In a panel discussion, Hoover fellows David Davenport, Damon Dunn and William Whalen discussed the state of California’s economy in “Can California Reform Its Way Out of Trouble.” Davenport began the talk with an introduction of a data driven team called California Common Sense comprised of Stanford students who give statistical facts about California spending. Dunn addressed five issues including spending, revenue, regulatory concerns, budgeting processes, and most importantly political reform. Davenport continued the discussion talking about two bipartisan groups called California Forward and Think Long. Whalen argued that California needs to feed and enable “the beast” (California’s economic problems) and go after initiatives in order to help the state of California’s economy today.

Charles Moore, journalist for the Spectator and the Daily Telegraph, gave before-dinner remarks on July 13. Moore reflected on Lady Margaret Thatcher as leader of the western world in his remarks titled “The Courage of Her Conviction.” He profiled Thatcher’s background and illustrated a week in her life as Prime Minister of the Britain. Moore referred to Thatcher as the best “man” in the cabinet because she had a strong confidence in her character and couldn’t bear the idea of failure.

On Thursday morning, Robert Service talked about his forthcoming book titled Spies and Commissars: Russia and the West in the Bolshevik Revolution. His book covers the last years of the Soviet Union and the end of the cold war describing in detail how the Bolsheviks seized power and tried to spread communism throughout the world. He talked about the role Herbert Hoover played with his massive food relief efforts. Service used the Hoover Institution Library and Archives to find materials for his book. “If we’re going to effectively deal with the dangers of our own present day world, we have to learn the lessons from the past,” concluded Service.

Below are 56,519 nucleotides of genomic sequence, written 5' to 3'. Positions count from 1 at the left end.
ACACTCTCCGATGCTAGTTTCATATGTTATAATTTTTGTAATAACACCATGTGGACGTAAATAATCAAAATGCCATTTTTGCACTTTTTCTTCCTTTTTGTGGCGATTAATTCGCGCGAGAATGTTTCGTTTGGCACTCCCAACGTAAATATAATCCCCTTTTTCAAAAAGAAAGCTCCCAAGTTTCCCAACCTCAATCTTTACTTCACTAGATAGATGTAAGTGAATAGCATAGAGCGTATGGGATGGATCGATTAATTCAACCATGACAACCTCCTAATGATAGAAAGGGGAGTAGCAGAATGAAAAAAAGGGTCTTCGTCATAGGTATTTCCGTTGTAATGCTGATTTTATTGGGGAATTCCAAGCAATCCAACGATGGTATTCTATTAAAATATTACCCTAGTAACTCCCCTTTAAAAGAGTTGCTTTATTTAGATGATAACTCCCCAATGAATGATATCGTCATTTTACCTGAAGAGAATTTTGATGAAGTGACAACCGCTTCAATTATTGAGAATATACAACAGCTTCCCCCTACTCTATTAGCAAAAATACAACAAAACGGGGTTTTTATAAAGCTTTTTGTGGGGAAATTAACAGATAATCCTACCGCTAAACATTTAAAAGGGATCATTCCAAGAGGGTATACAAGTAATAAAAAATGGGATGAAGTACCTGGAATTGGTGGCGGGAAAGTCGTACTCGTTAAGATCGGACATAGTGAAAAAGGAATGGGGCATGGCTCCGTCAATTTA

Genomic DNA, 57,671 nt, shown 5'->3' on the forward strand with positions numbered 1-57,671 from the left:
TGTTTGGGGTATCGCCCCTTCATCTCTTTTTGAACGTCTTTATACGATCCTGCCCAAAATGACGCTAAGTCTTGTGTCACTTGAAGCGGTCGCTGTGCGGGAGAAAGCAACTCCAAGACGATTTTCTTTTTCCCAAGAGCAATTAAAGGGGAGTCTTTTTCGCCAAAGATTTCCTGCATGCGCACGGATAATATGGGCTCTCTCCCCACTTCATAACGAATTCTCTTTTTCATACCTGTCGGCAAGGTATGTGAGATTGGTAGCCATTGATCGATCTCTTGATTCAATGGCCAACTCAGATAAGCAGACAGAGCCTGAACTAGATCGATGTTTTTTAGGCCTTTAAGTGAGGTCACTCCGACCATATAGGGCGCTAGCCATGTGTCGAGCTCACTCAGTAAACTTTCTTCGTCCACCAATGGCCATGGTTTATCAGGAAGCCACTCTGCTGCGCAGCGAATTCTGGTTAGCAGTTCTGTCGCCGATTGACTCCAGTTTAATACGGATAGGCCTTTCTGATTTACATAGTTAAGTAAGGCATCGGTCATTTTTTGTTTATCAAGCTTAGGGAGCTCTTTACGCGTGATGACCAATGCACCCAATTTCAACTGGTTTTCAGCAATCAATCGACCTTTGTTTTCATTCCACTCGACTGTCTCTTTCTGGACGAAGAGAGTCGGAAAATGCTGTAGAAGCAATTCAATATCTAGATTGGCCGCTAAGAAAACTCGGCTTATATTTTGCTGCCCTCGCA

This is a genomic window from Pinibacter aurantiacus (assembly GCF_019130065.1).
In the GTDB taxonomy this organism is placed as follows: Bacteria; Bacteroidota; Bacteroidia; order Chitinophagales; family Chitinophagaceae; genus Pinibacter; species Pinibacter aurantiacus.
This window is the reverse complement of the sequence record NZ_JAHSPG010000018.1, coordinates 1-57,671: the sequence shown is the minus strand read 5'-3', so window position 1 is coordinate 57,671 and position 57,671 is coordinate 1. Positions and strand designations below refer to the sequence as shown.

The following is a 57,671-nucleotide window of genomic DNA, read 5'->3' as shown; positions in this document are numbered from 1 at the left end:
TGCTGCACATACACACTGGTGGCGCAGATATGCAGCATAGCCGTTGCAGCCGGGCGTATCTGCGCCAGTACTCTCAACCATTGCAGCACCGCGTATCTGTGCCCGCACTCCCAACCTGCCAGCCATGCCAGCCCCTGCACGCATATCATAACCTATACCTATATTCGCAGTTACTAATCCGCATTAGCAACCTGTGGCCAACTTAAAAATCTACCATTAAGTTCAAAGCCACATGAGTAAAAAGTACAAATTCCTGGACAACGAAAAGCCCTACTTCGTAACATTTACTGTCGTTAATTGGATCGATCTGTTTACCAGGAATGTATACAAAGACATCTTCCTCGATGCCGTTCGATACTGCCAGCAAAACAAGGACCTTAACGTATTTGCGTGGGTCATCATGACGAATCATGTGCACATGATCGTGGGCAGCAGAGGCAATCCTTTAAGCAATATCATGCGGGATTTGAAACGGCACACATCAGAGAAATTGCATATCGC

Fouad Ajami and Charles Hill discussed the topic of freedom in their speech titled “Freedom–for Arabs and All Peoples–and the Fate of American Exceptionalism in the Age of Obama.” Moderated by John Raisian, the two Hoover fellows talked about the importance of freedom and American exceptionalism. Hill argued for the need for democracy and explained four major turning points which define American exceptionalism including the American founding, America’s role in the twentieth century, the cold war, and former President Bush’s Freedom Agenda. Ajami shared a Saudi satire piece and gave his views on the Arab Spring in Syria and the importance of the need for freedom. “Freedom across history has not been the dominant force. There has not been much freedom. Politically, there seems to be no real way to guarantee freedom without democracy,” Hill stated.